My hiatus from blogging was the result of a much needed period of thinking about the future, given my recent decision to leave graduate school and begin the “real world” career hunt. I think at this point a review on the journey thus far would make sense! I apologize for my absence; I even attracted the attention of Christina from FeelGoodKnitting since my spinning on Tuesdays dropped off due to my pondering. In truth, these past few months on the job market and coming face-to-face with the reality of the “power” of a bachelor’s degree (*cough*) has been awful. I just haven’t had it in me to write or keep up with much of anything.
Having a BA hasn’t made a difference in my job search. Not one shred of a difference. Everyone I manage to get an interview with, which was about 7-8 jobs out of over 80 applications, wanted experience. As I have said before, the job market is slanted heavily towards employers. In this rotten economy, there are far fewer jobs than applicants, so employers can sit back and wait for the perfect person with a load of experience to show up. I have never been that person. Even after applying for an utterly perfect position for my education, a sex/sexual health educator for Planned Parenthood, it still amounted to nothing but a great interview that went nowhere. Every single time, I fall short of some super-experienced powerhouse who lands the position. I also have several State jobs that I have applied and taken tests for and am subsequently qualified, that have sat in limbo for months.
At this point, I have begun reconsidering graduate school. I feel pretty defeated. I have applied for the GLP in the Department of Education, which is the Graduate Licensure Program at the University of Nevada, Las Vegas. I have always loved teaching; I pursued elementary education as my BA originally, but changed my mind after being told I had prerequisites on top of prerequisites to actually get my BA. I will keep you all posted, but honestly, I still feel disillusioned and unhappy with the idea of attending a graduate program. Especially after facing the reality of my BA’s worth over the past few months. Being depressed has really cut into my knitting and spinning. I just haven’t wanted to do anything I enjoy.
There have been other things going on though! I have been working through the convoluted and expensive process to get a substitute teaching license, so I hope to be doing something and earning income fairly soon. Also, I just got back from six days in New York City with my husband Al. We went museum hopping and got to enjoy a huge amount of cuisines…if there is anything that is great about New York City, it’s the abundance of very good food (and the fantastic tap water, I kid you not. Try Nevada’s tap, with its heavy magnesium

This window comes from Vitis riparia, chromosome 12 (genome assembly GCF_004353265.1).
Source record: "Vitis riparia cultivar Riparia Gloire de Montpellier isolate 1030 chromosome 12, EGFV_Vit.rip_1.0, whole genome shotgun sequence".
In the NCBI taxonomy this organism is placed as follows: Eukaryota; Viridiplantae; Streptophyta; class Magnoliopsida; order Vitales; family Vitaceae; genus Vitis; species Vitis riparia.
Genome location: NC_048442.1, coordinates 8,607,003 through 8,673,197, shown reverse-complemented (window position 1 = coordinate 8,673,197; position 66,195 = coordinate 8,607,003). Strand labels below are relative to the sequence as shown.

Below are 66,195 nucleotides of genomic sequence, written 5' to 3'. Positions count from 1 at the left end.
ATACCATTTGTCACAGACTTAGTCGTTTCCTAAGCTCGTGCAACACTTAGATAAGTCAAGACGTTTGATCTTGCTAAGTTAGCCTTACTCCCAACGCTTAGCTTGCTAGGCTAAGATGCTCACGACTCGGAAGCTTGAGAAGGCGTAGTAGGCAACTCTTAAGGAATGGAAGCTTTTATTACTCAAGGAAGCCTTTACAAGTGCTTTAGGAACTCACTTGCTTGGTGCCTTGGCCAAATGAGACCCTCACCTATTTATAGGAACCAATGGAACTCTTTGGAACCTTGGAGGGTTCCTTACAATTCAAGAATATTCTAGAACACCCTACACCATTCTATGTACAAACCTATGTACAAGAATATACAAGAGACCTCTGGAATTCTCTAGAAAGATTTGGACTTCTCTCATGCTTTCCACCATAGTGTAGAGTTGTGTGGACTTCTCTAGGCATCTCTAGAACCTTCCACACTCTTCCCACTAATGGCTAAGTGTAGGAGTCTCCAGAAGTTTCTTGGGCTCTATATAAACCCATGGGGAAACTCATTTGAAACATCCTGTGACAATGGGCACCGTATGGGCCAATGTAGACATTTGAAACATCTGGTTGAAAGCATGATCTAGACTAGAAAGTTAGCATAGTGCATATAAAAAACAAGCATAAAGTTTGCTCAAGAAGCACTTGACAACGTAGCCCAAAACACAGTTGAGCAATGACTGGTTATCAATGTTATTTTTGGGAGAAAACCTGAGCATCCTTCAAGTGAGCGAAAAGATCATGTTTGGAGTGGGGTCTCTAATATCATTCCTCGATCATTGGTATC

and calcium content, and you’ll see what I mean). The trip was thoroughly exhausting though; Al and I literally spent 10-12 hours a day running around the city on foot –and not the leisurely type strolling, either. We stayed with friends in their apartment, which was a fine and large apartment, especially for New York, but I’m sure my readers will agree that it’s difficult to fully relax in someone else’s home. So, sleep and rest were not adequate, resulting in exhaustion and major soreness from street-hiking all day. I’ve been in recovery mode since Tuesday.
On a happier note, I have resumed a hobby I have been neglecting since Al and I moved into the new place: bread making! I LOVE to make artisan and standard breads by hand, and being without work or school to keep me occupied, I really needed something else besides knitting and spinning…especially since I was avoiding both activities.
Making bread is completely wonderful and very inexpensive. I can’t think of a single thing that is unpleasant about making bread. And,
despite what many think, making bread by hand is not difficult, but it can take a lifetime to perfect. Bread is actually made up of four major ingredients: flour, yeast, water and salt. If you mix these few things in proportion to the amount of flour (a calculation called baker’s measurements or baker’s math) you will get a standard white bread dough. Most bread has several other ingredients such as sugar, a fat such as butter, and even nuts, fruit and/or seeds. You can also use other types of flour, such as whole wheat flour, to change things up or accommodate a particular diet. Here is a site I really enjoy: thefreshloaf.com. I have the link set up to take you right to the “Lessons” page on the site, so you can see for yourself how simple bread making by hand really is. Give it a try! I’d love to see some pictures of any other bread artisans…!
I am trying to get myself back on knitting and spinning again, so hopefully I should have some more project pictures soon! I’m shooting to resume spinning my wool skein this coming Tuesday along with feelgoodknitting.